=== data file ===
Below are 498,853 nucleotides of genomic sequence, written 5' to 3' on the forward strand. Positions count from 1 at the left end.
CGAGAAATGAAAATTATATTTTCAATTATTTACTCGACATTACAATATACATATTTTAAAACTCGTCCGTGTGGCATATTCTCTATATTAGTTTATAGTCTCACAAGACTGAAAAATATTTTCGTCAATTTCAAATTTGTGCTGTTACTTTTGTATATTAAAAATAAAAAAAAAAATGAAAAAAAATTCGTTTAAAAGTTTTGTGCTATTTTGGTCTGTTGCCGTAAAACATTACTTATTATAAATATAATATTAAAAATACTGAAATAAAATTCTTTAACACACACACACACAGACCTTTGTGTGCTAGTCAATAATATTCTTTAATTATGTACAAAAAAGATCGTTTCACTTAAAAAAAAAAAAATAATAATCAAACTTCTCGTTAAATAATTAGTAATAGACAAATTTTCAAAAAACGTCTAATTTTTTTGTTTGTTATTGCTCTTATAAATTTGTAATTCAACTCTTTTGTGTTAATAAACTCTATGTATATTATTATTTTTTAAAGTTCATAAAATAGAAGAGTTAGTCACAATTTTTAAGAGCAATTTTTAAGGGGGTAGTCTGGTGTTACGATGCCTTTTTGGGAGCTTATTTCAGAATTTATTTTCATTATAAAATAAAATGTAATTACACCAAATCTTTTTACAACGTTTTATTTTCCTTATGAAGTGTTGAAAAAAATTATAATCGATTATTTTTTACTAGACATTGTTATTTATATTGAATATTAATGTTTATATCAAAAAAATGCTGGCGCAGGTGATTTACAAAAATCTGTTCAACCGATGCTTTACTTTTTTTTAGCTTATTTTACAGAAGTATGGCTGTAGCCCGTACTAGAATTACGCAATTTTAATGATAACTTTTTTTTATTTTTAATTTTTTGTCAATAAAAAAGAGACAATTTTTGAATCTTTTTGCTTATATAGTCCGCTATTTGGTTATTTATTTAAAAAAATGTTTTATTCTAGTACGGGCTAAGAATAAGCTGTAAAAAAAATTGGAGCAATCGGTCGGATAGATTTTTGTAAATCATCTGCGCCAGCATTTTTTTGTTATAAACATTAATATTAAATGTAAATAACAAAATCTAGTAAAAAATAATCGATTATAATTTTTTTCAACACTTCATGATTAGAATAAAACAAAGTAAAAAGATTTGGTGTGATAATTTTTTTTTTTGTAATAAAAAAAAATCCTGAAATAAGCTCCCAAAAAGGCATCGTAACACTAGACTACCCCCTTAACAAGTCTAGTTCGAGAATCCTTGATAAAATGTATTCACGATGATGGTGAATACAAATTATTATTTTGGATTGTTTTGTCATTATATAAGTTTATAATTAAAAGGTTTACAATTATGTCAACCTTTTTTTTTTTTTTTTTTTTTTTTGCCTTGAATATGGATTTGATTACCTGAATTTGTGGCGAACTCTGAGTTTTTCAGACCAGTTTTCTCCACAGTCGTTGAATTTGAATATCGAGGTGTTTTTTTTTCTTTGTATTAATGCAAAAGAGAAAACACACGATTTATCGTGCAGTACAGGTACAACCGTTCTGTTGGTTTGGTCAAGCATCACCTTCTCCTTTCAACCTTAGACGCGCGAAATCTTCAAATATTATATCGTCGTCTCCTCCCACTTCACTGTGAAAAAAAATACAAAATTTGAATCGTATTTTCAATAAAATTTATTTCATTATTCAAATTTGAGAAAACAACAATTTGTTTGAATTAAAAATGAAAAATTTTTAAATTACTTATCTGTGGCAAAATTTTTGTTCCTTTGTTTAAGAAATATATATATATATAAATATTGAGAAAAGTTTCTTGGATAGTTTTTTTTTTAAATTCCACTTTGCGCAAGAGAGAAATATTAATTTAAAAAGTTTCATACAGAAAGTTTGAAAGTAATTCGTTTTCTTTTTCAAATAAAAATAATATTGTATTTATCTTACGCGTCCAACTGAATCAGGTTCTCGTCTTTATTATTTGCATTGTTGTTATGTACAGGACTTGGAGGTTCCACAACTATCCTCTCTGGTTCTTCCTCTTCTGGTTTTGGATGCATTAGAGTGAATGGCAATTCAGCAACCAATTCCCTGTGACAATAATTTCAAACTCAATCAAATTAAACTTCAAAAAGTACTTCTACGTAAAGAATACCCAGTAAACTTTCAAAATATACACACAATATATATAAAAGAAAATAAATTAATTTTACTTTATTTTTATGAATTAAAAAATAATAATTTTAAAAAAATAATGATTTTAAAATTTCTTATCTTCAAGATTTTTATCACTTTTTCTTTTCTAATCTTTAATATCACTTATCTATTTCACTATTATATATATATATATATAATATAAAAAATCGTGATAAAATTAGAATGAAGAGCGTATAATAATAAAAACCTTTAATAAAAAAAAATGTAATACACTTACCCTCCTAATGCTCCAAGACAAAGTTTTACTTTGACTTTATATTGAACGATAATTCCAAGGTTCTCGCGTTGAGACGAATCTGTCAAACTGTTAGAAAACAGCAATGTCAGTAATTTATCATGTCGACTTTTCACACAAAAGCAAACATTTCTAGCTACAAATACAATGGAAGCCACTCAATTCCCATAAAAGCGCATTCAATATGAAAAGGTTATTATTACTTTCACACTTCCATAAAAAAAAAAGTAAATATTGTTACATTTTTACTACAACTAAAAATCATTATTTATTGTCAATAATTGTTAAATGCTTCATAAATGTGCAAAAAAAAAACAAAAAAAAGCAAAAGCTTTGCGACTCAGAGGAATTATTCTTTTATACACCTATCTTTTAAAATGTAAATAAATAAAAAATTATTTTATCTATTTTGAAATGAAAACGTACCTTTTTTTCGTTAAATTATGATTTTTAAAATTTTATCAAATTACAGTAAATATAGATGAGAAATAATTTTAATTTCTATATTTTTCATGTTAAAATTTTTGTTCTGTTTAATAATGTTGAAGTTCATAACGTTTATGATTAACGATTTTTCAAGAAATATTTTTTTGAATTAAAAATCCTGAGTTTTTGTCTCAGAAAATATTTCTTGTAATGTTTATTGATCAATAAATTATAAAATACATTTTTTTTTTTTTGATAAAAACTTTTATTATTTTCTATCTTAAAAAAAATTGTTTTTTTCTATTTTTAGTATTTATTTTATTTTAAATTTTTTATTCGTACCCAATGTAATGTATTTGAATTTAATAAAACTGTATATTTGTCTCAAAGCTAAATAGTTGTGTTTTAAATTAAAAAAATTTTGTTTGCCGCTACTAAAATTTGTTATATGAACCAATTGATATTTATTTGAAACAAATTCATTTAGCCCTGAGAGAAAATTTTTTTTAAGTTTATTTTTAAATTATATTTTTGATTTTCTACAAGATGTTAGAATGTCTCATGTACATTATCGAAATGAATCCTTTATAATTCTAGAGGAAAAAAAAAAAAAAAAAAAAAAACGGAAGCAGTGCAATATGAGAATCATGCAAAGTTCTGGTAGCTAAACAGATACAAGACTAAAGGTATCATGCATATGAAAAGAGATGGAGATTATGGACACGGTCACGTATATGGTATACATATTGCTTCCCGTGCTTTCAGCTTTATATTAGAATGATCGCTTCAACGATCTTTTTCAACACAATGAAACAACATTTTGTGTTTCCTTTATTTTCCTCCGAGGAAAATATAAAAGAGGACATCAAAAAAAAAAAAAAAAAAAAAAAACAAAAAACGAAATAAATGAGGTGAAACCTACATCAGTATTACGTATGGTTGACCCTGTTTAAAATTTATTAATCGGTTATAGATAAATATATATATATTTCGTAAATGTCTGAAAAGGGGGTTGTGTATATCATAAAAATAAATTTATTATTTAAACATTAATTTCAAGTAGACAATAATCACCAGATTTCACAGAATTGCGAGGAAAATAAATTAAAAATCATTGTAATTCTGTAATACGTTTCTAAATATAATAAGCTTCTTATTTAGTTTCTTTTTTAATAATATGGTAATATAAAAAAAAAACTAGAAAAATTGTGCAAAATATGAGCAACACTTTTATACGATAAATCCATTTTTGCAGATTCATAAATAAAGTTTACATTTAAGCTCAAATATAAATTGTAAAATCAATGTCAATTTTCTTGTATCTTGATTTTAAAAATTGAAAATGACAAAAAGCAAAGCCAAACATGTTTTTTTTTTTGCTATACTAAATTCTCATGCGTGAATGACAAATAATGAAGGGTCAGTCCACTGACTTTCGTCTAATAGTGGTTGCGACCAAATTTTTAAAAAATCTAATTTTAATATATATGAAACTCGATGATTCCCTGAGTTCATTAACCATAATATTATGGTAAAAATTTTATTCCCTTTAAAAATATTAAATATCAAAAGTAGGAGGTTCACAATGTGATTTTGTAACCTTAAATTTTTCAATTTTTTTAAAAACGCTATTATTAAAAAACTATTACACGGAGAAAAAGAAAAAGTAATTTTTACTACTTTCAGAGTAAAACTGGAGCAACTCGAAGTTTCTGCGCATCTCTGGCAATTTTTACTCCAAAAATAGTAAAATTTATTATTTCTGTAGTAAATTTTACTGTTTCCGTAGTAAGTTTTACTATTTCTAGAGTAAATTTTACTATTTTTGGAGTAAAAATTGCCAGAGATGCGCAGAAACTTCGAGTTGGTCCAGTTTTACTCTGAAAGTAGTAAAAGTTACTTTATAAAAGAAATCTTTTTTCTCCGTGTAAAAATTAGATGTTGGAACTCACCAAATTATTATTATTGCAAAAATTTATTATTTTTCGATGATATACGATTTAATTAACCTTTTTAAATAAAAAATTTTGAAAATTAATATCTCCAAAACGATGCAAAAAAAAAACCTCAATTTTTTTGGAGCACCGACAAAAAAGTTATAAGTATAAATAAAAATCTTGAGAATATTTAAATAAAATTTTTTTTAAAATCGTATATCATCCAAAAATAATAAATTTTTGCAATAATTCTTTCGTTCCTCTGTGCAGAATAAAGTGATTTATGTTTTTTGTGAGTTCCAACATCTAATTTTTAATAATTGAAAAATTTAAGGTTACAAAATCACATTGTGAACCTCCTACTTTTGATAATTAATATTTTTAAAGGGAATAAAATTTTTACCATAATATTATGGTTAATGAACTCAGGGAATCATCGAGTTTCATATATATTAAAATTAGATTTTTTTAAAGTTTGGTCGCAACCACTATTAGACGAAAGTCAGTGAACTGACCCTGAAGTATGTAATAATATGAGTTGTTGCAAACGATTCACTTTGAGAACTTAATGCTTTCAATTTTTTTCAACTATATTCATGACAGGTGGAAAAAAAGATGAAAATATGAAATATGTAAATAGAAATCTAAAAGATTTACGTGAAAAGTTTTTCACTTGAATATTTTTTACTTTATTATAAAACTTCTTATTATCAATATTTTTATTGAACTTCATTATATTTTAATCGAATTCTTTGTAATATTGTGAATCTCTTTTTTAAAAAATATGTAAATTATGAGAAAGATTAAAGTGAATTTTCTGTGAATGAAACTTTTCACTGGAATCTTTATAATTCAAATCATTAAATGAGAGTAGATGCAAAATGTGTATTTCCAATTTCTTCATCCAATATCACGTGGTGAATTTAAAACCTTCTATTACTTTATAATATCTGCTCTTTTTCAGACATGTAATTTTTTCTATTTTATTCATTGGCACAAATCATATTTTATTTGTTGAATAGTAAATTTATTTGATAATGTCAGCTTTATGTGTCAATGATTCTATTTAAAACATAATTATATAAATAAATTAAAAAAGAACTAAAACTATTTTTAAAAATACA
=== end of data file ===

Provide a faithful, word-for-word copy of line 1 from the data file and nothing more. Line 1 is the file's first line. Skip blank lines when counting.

Below are 498,853 nucleotides of genomic sequence, written 5' to 3' on the forward strand. Positions count from 1 at the left end.